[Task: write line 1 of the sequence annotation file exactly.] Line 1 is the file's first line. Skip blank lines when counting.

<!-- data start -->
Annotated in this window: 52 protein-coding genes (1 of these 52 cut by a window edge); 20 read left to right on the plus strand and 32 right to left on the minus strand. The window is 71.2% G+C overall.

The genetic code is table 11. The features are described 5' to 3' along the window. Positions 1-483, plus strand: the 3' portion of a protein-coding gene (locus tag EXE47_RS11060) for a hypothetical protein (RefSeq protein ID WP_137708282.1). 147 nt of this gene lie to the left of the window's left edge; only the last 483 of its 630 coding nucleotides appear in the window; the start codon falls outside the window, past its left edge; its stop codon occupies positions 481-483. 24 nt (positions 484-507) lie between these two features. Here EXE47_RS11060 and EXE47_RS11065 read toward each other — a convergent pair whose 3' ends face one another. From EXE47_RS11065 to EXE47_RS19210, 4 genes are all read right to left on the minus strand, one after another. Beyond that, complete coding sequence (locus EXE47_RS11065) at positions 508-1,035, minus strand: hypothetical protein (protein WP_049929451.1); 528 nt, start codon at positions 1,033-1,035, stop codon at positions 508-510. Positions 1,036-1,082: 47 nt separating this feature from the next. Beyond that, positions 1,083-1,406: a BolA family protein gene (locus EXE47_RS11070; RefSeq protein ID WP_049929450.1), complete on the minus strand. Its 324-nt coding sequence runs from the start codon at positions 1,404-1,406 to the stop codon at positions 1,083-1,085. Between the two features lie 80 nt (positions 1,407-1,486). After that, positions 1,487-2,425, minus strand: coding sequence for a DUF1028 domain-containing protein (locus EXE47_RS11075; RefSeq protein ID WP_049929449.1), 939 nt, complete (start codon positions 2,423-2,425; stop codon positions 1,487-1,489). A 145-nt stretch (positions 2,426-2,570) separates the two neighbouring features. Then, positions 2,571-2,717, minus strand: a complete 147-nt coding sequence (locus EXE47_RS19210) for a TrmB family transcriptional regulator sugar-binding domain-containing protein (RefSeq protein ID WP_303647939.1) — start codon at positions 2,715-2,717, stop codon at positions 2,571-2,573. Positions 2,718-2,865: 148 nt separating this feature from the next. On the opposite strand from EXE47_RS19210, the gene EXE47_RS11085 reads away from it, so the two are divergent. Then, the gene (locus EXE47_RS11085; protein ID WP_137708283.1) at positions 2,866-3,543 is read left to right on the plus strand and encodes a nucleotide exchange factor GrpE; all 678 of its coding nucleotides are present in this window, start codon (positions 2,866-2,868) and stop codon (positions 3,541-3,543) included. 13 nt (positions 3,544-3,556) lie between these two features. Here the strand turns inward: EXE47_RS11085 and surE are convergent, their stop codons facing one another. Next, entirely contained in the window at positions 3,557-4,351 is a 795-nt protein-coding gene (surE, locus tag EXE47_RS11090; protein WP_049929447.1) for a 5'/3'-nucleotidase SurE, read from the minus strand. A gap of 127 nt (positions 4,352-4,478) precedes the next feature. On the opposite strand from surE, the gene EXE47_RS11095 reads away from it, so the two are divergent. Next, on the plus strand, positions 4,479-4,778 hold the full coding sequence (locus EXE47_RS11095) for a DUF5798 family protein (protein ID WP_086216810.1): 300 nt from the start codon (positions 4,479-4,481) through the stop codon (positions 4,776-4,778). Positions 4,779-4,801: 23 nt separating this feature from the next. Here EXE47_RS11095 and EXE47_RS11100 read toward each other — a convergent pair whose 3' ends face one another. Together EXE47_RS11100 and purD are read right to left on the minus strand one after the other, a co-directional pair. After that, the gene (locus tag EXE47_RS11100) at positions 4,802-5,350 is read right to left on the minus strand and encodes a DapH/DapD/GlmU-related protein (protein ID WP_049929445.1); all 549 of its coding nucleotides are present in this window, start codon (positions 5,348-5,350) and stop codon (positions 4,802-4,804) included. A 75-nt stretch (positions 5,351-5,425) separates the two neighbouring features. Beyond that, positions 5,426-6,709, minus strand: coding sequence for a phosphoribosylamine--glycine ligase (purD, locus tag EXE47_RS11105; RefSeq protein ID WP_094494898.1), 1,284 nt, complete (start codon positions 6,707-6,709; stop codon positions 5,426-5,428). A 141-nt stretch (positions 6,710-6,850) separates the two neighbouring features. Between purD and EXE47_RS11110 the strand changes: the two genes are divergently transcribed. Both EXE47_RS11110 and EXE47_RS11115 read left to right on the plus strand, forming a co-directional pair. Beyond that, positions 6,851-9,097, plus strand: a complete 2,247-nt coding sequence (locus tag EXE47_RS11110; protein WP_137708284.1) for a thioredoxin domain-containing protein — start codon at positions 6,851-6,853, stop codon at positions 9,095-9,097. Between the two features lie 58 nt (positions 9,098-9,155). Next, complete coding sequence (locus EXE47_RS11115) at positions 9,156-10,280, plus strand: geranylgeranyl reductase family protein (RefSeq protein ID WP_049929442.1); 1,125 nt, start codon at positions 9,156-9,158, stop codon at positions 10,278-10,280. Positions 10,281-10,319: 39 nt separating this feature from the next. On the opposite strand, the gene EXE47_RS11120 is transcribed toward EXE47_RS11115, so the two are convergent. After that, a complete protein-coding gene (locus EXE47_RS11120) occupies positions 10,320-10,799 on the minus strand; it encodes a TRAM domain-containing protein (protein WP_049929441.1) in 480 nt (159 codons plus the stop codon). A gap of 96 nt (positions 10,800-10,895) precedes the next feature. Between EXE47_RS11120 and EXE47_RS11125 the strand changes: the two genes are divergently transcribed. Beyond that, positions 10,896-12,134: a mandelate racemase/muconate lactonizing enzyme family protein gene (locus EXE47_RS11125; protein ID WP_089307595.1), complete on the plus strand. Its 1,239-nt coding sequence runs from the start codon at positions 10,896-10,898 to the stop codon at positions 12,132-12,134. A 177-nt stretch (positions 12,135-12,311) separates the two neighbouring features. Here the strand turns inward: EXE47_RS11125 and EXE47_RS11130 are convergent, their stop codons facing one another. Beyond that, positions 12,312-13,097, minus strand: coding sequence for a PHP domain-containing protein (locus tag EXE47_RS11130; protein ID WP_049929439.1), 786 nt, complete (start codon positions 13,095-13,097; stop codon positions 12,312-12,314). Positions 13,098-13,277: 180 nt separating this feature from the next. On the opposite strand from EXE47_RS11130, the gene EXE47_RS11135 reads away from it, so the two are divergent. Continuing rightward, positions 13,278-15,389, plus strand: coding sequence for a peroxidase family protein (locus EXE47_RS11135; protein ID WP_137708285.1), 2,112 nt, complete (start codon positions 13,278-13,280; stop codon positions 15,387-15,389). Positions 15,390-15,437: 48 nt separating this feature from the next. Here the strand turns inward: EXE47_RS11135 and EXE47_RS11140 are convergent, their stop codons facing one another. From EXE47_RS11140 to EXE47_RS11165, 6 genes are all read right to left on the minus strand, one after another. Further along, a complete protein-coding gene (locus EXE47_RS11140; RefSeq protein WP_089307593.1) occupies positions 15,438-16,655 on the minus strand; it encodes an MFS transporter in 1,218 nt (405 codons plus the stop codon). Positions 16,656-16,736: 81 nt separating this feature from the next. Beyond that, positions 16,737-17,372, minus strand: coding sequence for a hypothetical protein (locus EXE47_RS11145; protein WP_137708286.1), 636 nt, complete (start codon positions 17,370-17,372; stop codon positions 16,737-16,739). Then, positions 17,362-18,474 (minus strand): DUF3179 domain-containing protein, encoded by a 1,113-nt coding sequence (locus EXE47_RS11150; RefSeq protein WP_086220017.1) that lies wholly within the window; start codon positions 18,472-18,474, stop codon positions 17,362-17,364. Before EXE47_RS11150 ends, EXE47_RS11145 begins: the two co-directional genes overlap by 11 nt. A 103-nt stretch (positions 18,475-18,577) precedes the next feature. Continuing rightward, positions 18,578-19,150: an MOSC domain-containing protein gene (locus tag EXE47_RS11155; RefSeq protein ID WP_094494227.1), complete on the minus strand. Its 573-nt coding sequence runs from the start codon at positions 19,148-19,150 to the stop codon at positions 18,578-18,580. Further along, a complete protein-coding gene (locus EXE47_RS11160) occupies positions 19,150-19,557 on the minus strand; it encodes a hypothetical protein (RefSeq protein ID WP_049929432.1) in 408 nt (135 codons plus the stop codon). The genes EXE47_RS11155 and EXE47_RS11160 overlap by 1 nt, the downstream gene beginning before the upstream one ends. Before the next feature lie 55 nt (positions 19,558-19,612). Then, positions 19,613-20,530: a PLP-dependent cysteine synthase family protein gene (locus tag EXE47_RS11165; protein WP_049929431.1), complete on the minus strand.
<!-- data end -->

Annotated in this window: 52 protein-coding genes (1 of these 52 cut by a window edge); 20 read left to right on the plus strand and 32 right to left on the minus strand. The window is 71.2% G+C overall.